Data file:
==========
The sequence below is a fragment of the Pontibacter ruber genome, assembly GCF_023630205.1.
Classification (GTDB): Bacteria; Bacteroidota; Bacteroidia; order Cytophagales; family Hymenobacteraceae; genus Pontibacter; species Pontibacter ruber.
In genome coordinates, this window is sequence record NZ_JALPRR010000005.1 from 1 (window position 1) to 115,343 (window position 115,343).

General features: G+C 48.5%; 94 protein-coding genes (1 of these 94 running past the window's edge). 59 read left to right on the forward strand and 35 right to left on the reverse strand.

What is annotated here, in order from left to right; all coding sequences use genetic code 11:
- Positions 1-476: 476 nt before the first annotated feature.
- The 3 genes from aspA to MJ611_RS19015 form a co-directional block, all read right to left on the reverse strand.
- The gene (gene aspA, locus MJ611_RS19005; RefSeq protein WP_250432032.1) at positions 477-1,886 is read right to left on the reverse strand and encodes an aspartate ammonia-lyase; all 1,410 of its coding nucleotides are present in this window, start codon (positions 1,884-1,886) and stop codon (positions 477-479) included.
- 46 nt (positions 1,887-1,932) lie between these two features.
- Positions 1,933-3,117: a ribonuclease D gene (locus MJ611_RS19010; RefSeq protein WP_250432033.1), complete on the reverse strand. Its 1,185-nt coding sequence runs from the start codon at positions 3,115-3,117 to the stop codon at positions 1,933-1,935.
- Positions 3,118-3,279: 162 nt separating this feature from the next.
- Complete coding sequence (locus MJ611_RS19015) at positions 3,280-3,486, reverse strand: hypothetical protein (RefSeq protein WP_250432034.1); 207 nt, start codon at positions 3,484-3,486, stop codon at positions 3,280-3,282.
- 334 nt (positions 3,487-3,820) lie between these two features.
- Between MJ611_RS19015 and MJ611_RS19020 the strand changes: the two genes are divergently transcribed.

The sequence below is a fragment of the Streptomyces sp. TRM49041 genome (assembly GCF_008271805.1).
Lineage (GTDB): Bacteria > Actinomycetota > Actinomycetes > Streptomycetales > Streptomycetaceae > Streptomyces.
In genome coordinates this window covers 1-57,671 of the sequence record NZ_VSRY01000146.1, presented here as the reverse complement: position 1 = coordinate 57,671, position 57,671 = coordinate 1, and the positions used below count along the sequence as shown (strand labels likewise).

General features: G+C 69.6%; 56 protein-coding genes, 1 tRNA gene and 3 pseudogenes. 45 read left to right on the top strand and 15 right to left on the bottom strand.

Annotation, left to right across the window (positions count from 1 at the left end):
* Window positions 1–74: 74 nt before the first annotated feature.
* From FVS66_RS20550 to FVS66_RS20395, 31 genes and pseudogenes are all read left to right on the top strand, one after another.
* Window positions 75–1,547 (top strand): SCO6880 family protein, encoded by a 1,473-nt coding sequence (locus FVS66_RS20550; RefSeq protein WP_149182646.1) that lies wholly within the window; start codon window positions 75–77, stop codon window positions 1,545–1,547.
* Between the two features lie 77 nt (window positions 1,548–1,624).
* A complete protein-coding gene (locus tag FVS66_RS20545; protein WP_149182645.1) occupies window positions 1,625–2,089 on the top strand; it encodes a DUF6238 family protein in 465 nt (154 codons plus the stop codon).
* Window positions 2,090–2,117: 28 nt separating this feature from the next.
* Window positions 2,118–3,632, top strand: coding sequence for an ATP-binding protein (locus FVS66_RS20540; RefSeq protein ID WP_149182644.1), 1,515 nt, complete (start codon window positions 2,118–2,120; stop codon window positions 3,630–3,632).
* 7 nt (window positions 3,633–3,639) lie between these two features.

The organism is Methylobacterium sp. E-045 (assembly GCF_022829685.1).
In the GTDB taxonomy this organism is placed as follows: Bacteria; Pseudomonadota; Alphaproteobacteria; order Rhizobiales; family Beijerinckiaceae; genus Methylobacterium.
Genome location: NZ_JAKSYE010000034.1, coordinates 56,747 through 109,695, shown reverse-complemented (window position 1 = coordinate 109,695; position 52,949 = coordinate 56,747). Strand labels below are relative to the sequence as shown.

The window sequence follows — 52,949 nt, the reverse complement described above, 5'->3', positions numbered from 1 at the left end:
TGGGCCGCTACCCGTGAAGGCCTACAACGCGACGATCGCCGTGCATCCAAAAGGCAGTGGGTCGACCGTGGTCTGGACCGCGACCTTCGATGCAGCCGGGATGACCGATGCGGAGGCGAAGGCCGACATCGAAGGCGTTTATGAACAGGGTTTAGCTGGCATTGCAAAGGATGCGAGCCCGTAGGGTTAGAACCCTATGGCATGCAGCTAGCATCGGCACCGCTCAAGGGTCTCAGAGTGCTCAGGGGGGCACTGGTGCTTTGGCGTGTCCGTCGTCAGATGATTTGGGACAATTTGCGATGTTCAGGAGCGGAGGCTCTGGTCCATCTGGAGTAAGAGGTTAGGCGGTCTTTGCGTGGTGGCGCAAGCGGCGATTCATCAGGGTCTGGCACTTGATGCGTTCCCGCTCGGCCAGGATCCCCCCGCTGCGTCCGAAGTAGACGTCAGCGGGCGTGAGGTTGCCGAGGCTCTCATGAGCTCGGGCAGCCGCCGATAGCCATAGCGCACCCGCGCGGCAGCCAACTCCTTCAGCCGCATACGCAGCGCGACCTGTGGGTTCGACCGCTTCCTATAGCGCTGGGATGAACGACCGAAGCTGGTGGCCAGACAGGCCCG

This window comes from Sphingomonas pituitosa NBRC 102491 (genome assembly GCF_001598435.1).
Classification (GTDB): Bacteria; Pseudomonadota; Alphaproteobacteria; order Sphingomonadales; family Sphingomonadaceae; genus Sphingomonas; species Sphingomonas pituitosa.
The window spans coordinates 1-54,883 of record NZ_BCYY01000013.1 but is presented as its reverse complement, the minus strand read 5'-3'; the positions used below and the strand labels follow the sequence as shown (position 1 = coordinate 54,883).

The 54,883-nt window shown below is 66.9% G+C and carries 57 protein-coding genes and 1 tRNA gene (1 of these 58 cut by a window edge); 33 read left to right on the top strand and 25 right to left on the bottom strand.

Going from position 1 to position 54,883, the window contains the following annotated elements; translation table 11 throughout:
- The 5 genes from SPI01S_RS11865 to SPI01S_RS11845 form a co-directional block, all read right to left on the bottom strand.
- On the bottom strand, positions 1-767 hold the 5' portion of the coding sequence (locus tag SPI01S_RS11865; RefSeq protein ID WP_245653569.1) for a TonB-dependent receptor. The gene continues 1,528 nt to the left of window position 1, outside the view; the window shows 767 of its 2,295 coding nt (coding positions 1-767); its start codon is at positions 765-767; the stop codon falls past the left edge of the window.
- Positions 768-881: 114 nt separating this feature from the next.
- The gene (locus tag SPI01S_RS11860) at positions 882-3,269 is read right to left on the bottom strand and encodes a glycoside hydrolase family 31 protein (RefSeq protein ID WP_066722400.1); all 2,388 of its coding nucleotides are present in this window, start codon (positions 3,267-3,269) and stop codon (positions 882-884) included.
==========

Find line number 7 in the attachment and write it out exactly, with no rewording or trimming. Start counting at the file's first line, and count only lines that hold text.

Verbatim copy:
- The 3 genes from aspA to MJ611_RS19015 form a co-directional block, all read right to left on the reverse strand.